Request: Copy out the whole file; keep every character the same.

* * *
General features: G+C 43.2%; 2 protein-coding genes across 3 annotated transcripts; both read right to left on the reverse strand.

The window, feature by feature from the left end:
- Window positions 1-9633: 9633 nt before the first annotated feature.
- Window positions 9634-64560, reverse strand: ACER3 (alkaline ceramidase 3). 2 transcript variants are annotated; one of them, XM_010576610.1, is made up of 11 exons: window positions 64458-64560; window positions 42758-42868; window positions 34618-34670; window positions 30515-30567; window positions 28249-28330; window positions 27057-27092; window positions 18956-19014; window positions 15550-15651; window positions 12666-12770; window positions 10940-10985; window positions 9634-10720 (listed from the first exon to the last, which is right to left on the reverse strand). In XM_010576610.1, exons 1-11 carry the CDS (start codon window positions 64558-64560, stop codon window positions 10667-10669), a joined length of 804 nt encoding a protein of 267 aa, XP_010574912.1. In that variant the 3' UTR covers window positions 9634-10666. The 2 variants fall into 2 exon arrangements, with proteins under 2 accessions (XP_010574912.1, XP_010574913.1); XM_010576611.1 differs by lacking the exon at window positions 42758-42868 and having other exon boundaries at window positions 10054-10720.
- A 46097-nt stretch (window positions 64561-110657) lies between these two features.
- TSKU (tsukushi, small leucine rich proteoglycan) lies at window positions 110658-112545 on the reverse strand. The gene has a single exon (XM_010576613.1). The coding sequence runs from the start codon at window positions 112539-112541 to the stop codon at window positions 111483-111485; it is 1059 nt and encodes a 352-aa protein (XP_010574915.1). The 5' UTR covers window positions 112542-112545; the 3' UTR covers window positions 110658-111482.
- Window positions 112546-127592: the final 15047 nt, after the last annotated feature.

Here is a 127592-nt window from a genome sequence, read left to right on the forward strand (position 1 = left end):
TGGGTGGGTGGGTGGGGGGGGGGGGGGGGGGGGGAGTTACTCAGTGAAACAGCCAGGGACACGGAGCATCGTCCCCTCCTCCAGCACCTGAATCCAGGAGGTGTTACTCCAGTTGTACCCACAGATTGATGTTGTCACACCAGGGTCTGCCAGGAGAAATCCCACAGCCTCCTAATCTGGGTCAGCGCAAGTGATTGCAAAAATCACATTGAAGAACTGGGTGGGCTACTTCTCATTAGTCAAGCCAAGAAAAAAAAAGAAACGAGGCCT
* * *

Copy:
General features: G+C 43.2%; 2 protein-coding genes across 3 annotated transcripts; both read right to left on the reverse strand.

The window, feature by feature from the left end:
- Window positions 1-9633: 9633 nt before the first annotated feature.
- Window positions 9634-64560, reverse strand: ACER3 (alkaline ceramidase 3). 2 transcript variants are annotated; one of them, XM_010576610.1, is made up of 11 exons: window positions 64458-64560; window positions 42758-42868; window positions 34618-34670; window positions 30515-30567; window positions 28249-28330; window positions 27057-27092; window positions 18956-19014; window positions 15550-15651; window positions 12666-12770; window positions 10940-10985; window positions 9634-10720 (listed from the first exon to the last, which is right to left on the reverse strand). In XM_010576610.1, exons 1-11 carry the CDS (start codon window positions 64558-64560, stop codon window positions 10667-10669), a joined length of 804 nt encoding a protein of 267 aa, XP_010574912.1. In that variant the 3' UTR covers window positions 9634-10666. The 2 variants fall into 2 exon arrangements, with proteins under 2 accessions (XP_010574912.1, XP_010574913.1); XM_010576611.1 differs by lacking the exon at window positions 42758-42868 and having other exon boundaries at window positions 10054-10720.
- A 46097-nt stretch (window positions 64561-110657) lies between these two features.
- TSKU (tsukushi, small leucine rich proteoglycan) lies at window positions 110658-112545 on the reverse strand. The gene has a single exon (XM_010576613.1). The coding sequence runs from the start codon at window positions 112539-112541 to the stop codon at window positions 111483-111485; it is 1059 nt and encodes a 352-aa protein (XP_010574915.1). The 5' UTR covers window positions 112542-112545; the 3' UTR covers window positions 110658-111482.
- Window positions 112546-127592: the final 15047 nt, after the last annotated feature.

Here is a 127592-nt window from a genome sequence, read left to right on the forward strand (position 1 = left end):
TGGGTGGGTGGGTGGGGGGGGGGGGGGGGGGGGGAGTTACTCAGTGAAACAGCCAGGGACACGGAGCATCGTCCCCTCCTCCAGCACCTGAATCCAGGAGGTGTTACTCCAGTTGTACCCACAGATTGATGTTGTCACACCAGGGTCTGCCAGGAGAAATCCCACAGCCTCCTAATCTGGGTCAGCGCAAGTGATTGCAAAAATCACATTGAAGAACTGGGTGGGCTACTTCTCATTAGTCAAGCCAAGAAAAAAAAAGAAACGAGGCCT